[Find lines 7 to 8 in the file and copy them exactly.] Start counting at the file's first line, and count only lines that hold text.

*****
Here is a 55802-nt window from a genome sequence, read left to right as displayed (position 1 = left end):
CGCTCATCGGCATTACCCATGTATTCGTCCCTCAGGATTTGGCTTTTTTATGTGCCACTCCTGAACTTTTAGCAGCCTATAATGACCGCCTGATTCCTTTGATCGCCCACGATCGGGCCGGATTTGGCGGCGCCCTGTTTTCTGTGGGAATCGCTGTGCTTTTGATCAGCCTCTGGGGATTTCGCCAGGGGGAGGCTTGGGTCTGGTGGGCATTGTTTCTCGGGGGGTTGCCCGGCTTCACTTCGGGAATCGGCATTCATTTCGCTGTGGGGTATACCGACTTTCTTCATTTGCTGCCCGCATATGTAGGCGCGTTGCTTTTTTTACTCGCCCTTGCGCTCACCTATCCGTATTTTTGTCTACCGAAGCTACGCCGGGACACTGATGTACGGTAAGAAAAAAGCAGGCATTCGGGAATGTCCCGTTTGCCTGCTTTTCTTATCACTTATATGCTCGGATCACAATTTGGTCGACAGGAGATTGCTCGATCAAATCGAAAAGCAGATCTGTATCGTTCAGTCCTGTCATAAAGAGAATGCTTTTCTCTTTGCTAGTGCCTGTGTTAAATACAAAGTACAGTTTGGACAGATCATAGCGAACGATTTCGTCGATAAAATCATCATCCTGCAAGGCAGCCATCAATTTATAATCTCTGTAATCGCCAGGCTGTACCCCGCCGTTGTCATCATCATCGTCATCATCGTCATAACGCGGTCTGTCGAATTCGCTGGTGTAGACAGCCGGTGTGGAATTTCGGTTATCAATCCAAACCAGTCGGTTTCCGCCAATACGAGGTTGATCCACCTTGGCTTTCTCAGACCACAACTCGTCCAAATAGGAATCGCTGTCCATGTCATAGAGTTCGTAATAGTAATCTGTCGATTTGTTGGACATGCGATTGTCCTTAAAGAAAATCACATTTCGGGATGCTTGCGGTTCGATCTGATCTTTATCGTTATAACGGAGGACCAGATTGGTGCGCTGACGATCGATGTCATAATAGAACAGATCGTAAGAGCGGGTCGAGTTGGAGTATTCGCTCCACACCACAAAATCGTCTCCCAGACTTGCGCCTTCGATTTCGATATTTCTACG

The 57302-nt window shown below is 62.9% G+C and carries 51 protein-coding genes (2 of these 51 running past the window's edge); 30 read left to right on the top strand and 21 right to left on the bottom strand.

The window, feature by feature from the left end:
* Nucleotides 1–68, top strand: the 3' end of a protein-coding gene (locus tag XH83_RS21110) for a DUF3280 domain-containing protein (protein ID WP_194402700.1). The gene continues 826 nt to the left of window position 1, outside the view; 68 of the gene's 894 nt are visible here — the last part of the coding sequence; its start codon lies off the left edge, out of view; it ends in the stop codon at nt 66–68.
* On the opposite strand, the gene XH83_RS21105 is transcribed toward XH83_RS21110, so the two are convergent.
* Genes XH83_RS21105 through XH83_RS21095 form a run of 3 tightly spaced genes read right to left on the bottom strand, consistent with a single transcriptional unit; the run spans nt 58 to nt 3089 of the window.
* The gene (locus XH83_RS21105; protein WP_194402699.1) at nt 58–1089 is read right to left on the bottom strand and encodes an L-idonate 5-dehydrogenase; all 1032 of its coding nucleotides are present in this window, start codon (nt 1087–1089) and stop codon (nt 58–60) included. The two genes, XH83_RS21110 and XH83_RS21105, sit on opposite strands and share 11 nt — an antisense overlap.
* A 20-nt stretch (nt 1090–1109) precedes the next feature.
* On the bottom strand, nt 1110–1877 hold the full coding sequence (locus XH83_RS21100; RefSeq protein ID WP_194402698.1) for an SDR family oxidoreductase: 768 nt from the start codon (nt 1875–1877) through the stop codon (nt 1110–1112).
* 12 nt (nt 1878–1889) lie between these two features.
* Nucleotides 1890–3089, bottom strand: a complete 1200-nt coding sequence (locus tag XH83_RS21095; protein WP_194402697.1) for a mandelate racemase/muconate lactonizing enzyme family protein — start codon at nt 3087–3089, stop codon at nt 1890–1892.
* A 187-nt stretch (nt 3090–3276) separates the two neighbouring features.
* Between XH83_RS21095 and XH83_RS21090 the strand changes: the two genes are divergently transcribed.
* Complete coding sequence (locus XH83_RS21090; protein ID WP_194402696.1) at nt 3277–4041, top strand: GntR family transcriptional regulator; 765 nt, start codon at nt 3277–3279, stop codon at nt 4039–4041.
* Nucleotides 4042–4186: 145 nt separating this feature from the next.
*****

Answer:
* Genes XH83_RS21105 through XH83_RS21095 form a run of 3 tightly spaced genes read right to left on the bottom strand, consistent with a single transcriptional unit; the run spans nt 58 to nt 3089 of the window.
* The gene (locus XH83_RS21105; protein WP_194402699.1) at nt 58–1089 is read right to left on the bottom strand and encodes an L-idonate 5-dehydrogenase; all 1032 of its coding nucleotides are present in this window, start codon (nt 1087–1089) and stop codon (nt 58–60) included. The two genes, XH83_RS21110 and XH83_RS21105, sit on opposite strands and share 11 nt — an antisense overlap.